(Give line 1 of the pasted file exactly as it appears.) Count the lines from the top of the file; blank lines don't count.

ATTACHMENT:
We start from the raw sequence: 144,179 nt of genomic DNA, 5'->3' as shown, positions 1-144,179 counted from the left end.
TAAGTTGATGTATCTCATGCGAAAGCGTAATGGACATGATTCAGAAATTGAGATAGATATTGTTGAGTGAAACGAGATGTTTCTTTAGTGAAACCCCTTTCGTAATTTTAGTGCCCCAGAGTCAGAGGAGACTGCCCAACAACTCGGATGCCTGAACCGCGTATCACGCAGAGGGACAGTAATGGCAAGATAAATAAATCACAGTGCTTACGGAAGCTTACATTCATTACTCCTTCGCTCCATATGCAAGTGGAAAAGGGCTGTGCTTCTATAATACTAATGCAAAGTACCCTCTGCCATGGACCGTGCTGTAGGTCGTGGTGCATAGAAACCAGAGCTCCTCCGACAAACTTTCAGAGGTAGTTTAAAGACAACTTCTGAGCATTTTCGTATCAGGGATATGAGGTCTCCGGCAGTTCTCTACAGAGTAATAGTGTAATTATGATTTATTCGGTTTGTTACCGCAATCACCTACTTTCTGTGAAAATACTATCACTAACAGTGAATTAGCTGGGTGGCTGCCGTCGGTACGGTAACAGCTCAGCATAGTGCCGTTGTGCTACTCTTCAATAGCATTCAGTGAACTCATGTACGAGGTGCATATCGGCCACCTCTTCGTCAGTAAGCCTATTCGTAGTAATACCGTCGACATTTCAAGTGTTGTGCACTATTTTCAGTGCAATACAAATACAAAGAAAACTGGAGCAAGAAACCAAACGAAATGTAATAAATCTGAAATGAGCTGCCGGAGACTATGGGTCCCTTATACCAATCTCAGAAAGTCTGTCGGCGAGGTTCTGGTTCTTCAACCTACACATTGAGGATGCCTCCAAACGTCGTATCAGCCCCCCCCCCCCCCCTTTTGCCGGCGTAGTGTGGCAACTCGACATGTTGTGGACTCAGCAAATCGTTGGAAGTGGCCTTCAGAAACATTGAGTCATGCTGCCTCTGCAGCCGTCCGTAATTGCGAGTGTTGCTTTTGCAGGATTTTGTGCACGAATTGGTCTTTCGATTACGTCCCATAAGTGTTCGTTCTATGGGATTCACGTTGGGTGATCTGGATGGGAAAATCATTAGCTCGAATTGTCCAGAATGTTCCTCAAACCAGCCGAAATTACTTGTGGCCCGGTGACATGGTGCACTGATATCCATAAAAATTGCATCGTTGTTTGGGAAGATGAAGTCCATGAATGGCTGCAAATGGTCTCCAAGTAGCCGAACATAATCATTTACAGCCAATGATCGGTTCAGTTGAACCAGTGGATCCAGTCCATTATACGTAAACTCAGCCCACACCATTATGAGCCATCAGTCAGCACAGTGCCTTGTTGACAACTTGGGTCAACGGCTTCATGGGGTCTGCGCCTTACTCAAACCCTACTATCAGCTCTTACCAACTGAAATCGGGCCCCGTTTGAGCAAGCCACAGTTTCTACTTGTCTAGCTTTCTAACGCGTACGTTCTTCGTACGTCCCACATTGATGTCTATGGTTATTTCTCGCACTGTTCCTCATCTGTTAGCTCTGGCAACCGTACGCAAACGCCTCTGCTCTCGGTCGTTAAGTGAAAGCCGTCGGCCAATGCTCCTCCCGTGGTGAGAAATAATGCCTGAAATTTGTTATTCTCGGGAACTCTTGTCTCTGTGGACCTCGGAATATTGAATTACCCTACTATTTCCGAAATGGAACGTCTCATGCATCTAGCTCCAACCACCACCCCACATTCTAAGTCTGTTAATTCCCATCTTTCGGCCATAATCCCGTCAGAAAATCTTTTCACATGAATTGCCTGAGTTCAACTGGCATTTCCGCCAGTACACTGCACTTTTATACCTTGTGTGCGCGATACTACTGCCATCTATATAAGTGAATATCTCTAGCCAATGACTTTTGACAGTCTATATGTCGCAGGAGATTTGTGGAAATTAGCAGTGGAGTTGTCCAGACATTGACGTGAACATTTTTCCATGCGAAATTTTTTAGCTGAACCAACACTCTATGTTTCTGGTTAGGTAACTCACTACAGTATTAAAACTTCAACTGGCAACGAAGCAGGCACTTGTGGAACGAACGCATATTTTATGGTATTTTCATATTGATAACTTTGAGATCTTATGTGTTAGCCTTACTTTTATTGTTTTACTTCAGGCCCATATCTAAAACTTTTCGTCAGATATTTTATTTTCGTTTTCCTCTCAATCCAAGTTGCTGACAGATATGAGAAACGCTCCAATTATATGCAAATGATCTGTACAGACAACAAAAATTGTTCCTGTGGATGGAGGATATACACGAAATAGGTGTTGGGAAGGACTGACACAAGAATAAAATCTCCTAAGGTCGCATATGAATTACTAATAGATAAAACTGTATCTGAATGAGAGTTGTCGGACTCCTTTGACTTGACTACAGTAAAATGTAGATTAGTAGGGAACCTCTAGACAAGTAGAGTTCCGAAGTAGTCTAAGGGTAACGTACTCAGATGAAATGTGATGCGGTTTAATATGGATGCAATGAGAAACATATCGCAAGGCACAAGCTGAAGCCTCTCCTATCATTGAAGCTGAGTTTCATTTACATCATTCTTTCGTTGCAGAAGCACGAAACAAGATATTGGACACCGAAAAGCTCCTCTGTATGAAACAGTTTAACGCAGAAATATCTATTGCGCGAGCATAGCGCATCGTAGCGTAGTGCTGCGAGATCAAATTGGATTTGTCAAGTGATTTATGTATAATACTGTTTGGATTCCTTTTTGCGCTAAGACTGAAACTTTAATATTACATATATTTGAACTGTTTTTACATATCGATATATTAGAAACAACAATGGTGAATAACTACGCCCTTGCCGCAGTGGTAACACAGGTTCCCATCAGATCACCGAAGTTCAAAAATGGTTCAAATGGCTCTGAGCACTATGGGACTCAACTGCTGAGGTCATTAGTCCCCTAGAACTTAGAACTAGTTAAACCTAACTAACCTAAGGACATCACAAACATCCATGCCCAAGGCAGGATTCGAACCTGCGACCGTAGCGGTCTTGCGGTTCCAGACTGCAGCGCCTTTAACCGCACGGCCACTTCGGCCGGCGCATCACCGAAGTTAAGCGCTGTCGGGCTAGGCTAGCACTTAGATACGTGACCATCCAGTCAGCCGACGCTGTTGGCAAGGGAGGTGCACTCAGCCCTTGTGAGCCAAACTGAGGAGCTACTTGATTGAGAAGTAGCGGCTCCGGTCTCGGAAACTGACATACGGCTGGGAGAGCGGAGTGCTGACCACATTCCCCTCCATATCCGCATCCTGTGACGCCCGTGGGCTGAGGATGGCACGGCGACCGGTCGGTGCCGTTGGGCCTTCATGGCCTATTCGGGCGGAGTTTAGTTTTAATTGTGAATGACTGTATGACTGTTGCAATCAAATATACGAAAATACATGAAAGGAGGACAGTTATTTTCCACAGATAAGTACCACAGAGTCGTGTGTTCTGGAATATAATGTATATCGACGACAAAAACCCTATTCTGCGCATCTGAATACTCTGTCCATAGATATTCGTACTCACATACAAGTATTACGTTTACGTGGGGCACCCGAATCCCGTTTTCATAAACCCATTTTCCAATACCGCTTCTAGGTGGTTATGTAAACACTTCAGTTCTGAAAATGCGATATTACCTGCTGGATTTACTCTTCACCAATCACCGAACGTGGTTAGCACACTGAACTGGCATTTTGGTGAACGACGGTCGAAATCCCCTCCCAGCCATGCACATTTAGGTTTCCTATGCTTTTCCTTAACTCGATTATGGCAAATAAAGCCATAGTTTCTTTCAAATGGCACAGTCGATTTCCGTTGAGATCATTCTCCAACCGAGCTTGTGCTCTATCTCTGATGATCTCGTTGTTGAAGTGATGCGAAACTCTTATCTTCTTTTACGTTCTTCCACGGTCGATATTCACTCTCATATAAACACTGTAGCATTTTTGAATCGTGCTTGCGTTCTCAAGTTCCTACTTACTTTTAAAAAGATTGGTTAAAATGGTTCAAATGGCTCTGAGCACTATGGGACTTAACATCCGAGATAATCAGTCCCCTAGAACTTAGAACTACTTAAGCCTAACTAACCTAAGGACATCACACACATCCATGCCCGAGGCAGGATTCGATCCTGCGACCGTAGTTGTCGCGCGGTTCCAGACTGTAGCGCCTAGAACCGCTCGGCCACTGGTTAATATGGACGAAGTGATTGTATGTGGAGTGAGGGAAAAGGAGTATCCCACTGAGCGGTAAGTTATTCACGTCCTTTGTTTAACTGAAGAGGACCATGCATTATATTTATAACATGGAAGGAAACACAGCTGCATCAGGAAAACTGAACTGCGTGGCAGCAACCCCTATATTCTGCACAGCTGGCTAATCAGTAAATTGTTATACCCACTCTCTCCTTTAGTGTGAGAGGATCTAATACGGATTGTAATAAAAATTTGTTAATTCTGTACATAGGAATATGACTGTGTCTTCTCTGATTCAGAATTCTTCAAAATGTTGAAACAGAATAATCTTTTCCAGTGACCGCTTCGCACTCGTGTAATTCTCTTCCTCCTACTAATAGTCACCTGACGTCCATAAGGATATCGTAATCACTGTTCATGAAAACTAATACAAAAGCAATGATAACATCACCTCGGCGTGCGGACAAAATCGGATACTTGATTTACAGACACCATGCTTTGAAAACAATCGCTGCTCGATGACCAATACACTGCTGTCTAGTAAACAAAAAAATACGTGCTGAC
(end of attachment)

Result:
We start from the raw sequence: 144,179 nt of genomic DNA, 5'->3' as shown, positions 1-144,179 counted from the left end.